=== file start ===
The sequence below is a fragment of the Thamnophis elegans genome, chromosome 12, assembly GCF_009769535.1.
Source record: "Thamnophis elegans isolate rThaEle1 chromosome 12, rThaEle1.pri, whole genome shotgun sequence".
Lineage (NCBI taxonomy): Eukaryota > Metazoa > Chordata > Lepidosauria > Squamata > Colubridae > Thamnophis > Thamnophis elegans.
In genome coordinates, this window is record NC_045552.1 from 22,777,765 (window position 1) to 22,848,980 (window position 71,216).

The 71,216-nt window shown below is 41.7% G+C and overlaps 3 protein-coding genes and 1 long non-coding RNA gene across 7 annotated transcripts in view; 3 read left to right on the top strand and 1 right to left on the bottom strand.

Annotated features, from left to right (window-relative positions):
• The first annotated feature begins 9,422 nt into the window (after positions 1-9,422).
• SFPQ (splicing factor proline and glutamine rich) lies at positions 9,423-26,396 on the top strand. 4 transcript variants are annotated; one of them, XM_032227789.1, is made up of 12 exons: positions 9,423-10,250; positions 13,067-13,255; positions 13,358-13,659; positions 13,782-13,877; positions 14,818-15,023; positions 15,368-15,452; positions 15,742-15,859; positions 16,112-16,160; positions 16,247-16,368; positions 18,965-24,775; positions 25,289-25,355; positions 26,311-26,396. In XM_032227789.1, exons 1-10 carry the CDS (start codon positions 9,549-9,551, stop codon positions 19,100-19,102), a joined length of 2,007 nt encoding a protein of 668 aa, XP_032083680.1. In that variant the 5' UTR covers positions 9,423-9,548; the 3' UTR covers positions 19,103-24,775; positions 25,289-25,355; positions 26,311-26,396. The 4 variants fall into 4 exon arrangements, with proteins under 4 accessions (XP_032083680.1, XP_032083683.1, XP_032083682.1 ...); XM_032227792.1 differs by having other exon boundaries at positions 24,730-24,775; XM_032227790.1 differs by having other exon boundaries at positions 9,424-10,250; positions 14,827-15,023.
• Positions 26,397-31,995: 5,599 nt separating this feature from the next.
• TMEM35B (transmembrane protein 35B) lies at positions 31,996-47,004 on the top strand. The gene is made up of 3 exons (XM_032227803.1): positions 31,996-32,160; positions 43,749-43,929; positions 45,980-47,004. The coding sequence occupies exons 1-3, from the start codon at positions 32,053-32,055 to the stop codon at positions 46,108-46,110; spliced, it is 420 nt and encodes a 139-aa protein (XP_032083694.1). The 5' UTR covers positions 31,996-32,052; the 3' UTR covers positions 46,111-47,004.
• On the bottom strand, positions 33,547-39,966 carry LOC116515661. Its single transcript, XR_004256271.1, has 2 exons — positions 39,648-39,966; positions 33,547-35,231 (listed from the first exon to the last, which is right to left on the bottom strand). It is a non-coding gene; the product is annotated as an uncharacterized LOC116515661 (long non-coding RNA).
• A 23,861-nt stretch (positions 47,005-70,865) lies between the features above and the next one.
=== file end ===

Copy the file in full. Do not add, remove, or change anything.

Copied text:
The sequence below is a fragment of the Thamnophis elegans genome, chromosome 12, assembly GCF_009769535.1.
Source record: "Thamnophis elegans isolate rThaEle1 chromosome 12, rThaEle1.pri, whole genome shotgun sequence".
Lineage (NCBI taxonomy): Eukaryota > Metazoa > Chordata > Lepidosauria > Squamata > Colubridae > Thamnophis > Thamnophis elegans.
In genome coordinates, this window is record NC_045552.1 from 22,777,765 (window position 1) to 22,848,980 (window position 71,216).

The 71,216-nt window shown below is 41.7% G+C and overlaps 3 protein-coding genes and 1 long non-coding RNA gene across 7 annotated transcripts in view; 3 read left to right on the top strand and 1 right to left on the bottom strand.

Annotated features, from left to right (window-relative positions):
• The first annotated feature begins 9,422 nt into the window (after positions 1-9,422).
• SFPQ (splicing factor proline and glutamine rich) lies at positions 9,423-26,396 on the top strand. 4 transcript variants are annotated; one of them, XM_032227789.1, is made up of 12 exons: positions 9,423-10,250; positions 13,067-13,255; positions 13,358-13,659; positions 13,782-13,877; positions 14,818-15,023; positions 15,368-15,452; positions 15,742-15,859; positions 16,112-16,160; positions 16,247-16,368; positions 18,965-24,775; positions 25,289-25,355; positions 26,311-26,396. In XM_032227789.1, exons 1-10 carry the CDS (start codon positions 9,549-9,551, stop codon positions 19,100-19,102), a joined length of 2,007 nt encoding a protein of 668 aa, XP_032083680.1. In that variant the 5' UTR covers positions 9,423-9,548; the 3' UTR covers positions 19,103-24,775; positions 25,289-25,355; positions 26,311-26,396. The 4 variants fall into 4 exon arrangements, with proteins under 4 accessions (XP_032083680.1, XP_032083683.1, XP_032083682.1 ...); XM_032227792.1 differs by having other exon boundaries at positions 24,730-24,775; XM_032227790.1 differs by having other exon boundaries at positions 9,424-10,250; positions 14,827-15,023.
• Positions 26,397-31,995: 5,599 nt separating this feature from the next.
• TMEM35B (transmembrane protein 35B) lies at positions 31,996-47,004 on the top strand. The gene is made up of 3 exons (XM_032227803.1): positions 31,996-32,160; positions 43,749-43,929; positions 45,980-47,004. The coding sequence occupies exons 1-3, from the start codon at positions 32,053-32,055 to the stop codon at positions 46,108-46,110; spliced, it is 420 nt and encodes a 139-aa protein (XP_032083694.1). The 5' UTR covers positions 31,996-32,052; the 3' UTR covers positions 46,111-47,004.
• On the bottom strand, positions 33,547-39,966 carry LOC116515661. Its single transcript, XR_004256271.1, has 2 exons — positions 39,648-39,966; positions 33,547-35,231 (listed from the first exon to the last, which is right to left on the bottom strand). It is a non-coding gene; the product is annotated as an uncharacterized LOC116515661 (long non-coding RNA).
• A 23,861-nt stretch (positions 47,005-70,865) lies between the features above and the next one.